Letters & Opinion

Wither Saint Lucia

By Kenneth Monplaisir
Image: Fatal Accident Along Bexon Highway

I am very disturbed at the number of accidents on the Roads in Saint Lucia. The recent accident of a truck pining a parked car by smashing it into a wall was particularly disturbing. There are too many deaths caused by vehicle accidents including motorcycles in Saint Lucia. There is hardly a news item everyday where deaths by accident are revealed.

One of the many reasons for serious accidents in Saint Lucia is speed. This perhaps is due to the misnomer of the description of the roads. The Castries/Gros Islet Road can never be described as a Highway nor the John Compton Road nor the Millennium Road. In fact the Castries/Gros Islet Road is a Ribbon Road the speed limit of which is 30 miles an hour. When these roads are described as Highways it gives a false impression of being able to drive with speed. There are, I believe, other areas which need attention to facilitate a reduction of accidents and promote unobstructive use of the roads.

Some of these are: 

(a) The erection of cameras on the roads and the initiation of appropriate automatic fines as a consequence which can be followed as in larger Countries.

(b) The application of the Breathalizer Test.

(c) To establish Legislation of a point system for drivers who have committed offences as is done in many countries in the world. I can recall that such a system was proposed in a Draft, legislation by Justice Barrymore Renwick who at the time was Attorney General in Saint Lucia some 60 years ago.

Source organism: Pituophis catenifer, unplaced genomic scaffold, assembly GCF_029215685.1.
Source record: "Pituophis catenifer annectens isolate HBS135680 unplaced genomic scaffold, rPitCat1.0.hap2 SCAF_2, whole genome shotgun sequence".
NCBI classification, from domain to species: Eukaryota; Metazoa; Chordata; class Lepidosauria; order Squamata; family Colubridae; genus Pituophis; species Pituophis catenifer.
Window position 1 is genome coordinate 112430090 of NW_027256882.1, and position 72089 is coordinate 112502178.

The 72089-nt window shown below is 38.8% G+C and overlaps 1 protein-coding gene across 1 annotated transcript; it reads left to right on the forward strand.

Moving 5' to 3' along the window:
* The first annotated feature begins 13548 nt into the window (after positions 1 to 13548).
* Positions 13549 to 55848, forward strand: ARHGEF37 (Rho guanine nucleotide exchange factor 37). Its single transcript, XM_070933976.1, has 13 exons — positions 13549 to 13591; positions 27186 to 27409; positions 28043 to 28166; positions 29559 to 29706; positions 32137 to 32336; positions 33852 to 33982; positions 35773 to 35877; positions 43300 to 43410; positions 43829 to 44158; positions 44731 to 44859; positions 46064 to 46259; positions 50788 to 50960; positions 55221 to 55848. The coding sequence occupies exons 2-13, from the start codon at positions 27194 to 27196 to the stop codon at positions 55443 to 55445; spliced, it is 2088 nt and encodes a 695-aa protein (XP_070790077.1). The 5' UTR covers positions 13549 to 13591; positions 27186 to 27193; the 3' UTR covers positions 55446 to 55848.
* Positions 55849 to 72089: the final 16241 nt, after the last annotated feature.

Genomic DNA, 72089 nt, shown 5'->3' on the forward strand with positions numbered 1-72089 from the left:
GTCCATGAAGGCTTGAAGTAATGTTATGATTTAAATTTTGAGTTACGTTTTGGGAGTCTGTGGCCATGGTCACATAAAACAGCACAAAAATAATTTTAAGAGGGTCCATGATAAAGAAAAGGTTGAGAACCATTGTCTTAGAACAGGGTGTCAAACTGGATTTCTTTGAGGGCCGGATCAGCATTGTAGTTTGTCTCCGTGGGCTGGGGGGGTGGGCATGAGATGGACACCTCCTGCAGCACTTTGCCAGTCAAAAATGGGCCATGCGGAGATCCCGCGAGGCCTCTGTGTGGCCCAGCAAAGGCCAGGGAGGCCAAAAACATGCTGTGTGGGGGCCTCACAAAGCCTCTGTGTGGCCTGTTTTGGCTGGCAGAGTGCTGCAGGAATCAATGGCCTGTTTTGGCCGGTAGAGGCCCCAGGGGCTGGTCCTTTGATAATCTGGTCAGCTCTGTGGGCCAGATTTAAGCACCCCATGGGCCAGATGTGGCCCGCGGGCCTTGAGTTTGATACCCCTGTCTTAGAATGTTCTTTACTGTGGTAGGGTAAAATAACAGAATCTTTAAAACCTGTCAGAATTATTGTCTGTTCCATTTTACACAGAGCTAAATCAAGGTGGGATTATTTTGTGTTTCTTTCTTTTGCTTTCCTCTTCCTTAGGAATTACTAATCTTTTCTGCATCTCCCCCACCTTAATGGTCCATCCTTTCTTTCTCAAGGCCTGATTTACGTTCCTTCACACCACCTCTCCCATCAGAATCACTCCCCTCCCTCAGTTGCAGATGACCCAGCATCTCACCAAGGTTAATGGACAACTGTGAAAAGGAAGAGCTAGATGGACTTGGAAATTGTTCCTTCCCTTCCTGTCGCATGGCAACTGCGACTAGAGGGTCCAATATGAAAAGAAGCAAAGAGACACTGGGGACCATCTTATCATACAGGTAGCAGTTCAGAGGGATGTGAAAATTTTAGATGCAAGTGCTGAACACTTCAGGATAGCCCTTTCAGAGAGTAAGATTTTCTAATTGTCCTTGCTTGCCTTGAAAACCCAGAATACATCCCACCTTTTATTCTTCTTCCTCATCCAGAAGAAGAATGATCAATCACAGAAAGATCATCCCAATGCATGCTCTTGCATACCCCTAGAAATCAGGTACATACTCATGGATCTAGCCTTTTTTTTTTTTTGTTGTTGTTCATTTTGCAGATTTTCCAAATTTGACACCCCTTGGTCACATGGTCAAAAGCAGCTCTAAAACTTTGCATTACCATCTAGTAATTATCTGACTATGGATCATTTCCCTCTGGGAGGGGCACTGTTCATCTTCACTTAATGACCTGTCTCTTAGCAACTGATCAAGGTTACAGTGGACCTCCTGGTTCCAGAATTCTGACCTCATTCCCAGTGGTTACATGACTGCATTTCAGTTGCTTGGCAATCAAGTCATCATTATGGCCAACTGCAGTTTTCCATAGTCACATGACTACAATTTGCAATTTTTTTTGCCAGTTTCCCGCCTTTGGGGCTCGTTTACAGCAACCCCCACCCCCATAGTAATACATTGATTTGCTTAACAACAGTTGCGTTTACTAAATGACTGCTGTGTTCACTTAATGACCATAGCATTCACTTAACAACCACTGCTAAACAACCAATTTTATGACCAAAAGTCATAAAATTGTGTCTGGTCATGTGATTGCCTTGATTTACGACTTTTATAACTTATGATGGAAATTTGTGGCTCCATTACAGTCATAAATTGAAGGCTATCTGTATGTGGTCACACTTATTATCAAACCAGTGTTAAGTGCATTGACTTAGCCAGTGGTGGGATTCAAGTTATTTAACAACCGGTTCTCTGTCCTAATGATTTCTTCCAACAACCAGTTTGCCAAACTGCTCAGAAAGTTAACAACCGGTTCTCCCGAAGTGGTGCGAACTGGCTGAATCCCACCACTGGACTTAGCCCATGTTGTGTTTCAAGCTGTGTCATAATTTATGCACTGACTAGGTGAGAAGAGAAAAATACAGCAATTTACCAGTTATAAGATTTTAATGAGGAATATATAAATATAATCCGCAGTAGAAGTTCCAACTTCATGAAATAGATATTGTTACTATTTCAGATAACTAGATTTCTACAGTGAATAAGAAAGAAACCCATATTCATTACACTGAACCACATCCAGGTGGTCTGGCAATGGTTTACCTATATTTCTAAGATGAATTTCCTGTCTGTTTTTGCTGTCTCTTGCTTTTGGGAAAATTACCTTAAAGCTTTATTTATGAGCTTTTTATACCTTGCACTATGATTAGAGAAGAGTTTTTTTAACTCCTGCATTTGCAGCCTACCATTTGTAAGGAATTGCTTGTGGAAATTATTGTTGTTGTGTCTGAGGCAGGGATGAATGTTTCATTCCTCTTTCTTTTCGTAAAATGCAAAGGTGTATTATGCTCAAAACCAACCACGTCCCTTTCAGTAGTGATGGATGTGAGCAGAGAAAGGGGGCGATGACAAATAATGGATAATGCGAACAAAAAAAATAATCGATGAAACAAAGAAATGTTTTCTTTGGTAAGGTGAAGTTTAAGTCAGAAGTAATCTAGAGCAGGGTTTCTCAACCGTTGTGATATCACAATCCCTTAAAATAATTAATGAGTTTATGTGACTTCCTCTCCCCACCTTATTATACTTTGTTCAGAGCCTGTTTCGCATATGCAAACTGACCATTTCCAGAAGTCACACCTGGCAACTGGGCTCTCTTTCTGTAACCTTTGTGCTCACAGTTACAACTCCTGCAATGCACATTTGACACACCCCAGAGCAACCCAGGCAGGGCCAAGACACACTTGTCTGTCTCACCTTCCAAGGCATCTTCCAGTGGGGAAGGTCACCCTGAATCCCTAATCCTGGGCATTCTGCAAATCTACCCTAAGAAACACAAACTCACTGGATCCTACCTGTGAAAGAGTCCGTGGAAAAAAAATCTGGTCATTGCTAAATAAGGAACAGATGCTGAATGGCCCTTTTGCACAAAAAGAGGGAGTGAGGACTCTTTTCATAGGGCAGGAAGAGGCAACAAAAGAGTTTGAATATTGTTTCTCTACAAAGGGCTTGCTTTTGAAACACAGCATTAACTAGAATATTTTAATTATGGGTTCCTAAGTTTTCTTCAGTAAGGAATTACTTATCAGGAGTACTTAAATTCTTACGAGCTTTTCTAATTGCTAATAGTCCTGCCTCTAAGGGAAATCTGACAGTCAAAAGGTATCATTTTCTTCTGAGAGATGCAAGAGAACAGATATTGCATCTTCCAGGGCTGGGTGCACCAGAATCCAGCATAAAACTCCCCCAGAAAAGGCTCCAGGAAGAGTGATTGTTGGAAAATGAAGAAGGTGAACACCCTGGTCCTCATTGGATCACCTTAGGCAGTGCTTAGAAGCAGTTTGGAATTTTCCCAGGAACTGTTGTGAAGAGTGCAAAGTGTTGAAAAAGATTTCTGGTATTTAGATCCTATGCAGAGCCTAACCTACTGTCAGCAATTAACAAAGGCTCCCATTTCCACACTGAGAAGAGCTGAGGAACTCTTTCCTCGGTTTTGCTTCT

(d) There are two other features which should be addressed. When an accident occurs, traffic is held up on both sides of the road causing unnecessary delays in the flow of traffic often and in particular the Castries/Gros Islet Road. This can be avoided by pictures taken by the Police to allow the vehicles to be removed to facilitate the flow of traffic. I understand that it is the insistence of the Insurance Companies for the Police to make full investigation before allowing their removal for traffic to flow. Perhaps my friend Mr. Claudius Francis could be approached to give some information from the Insurance Council who I have no doubt are well aware of this problem.

(e) One of the disturbing trends is driving at night with all sorts of strange lights dazzling oncoming vehicles. I can recall that in previous legislation for Road Traffic, provision was made for certain types of Head Lights. This Legislation I consider appropriate to be reintroduced to offset the impending danger of the existing headlights on vehicles including Motor Cycle.

Finally, I am sure that more attention should be placed to control and promote a better sense of use of the road to avoid the number of accidents particularly with the increase of traffic.

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